Lebanese NGO Kafa has launched a new campaign that seeks to tackle racism against African and Asian domestic workers.
The satirical video, which was produced by Impact BBDO Beirut, is based on the results of a study by the American University of Beirut, which revealed that 27 per cent of Lebanese employers think domestic workers aren’t clean. The study was conducted with the help of the International Labour Organisation.
For the campaign Kafa produced a fake soap brand called Clensen Ozo Trio, which it gave out for free at a supermarket in Beirut. The brand was marketed to Lebanese employers looking to improve the body odour of domestic workers.
“We produced the video based on the results of a study that was published last January and conducted last year,” said Maya Ammar, communications co-ordinator at Kafa, a feminist, secular, non-profit civil society organisation seeking to create a society that is free of social, economic and legal patriarchal structures that discriminate against women. “The national study showed that 27 per cent of Lebanese employers think that ‘domestic workers are not clean’ and we find this to be a very racist assumption. The percentage of people who believe this is not small.
“So we came up with an idea with the creative team who worked with us on the campaign to spot how people would react if there was an actual soap for domestic workers. The idea was to prove that there are still racist assumptions and perceptions in Lebanese society against migrant people and people of colour.”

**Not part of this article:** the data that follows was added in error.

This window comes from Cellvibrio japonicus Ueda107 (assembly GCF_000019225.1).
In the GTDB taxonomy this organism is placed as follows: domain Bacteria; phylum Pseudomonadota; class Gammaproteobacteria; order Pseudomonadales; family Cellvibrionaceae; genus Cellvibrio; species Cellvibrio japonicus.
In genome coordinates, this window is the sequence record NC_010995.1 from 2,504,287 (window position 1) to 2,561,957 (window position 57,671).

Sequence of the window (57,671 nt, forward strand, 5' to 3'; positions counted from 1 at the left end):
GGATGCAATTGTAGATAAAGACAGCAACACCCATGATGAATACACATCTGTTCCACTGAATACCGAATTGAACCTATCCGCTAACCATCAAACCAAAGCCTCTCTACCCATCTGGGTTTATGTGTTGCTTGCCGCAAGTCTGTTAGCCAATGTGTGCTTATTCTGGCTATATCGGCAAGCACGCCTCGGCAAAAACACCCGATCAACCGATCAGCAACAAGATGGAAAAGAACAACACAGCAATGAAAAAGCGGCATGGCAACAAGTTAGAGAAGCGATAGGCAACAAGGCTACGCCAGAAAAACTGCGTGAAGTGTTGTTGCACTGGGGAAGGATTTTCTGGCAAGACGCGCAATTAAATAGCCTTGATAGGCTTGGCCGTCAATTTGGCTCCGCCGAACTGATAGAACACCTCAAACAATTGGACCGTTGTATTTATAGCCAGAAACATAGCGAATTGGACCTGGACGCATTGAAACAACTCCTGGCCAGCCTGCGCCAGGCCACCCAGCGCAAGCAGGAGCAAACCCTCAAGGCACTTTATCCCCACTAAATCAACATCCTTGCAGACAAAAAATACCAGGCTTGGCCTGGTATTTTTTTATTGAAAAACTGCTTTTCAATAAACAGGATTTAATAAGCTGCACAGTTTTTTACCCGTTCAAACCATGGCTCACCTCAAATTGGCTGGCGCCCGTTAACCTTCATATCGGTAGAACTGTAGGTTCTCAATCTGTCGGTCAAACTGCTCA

The video is part of a broader campaign about employers’ perceptions and treatment of domestic workers, with reaction to the video mixed.
“Most people were shocked that many customers didn’t mind taking a soap specifically made for domestic workers,” said Ammar. “However, some accused us of exaggerating [the issue] in defence of domestic workers’ rights. And the Ministry of Labour in Lebanon actually thought the soap exists for real and called on people not to buy it.”
Leo Burnett won a Glass Lion aAt Cannes for its ‘Legally Bride’ video for Kafa, which sought to raise awareness of child brides in Lebanon.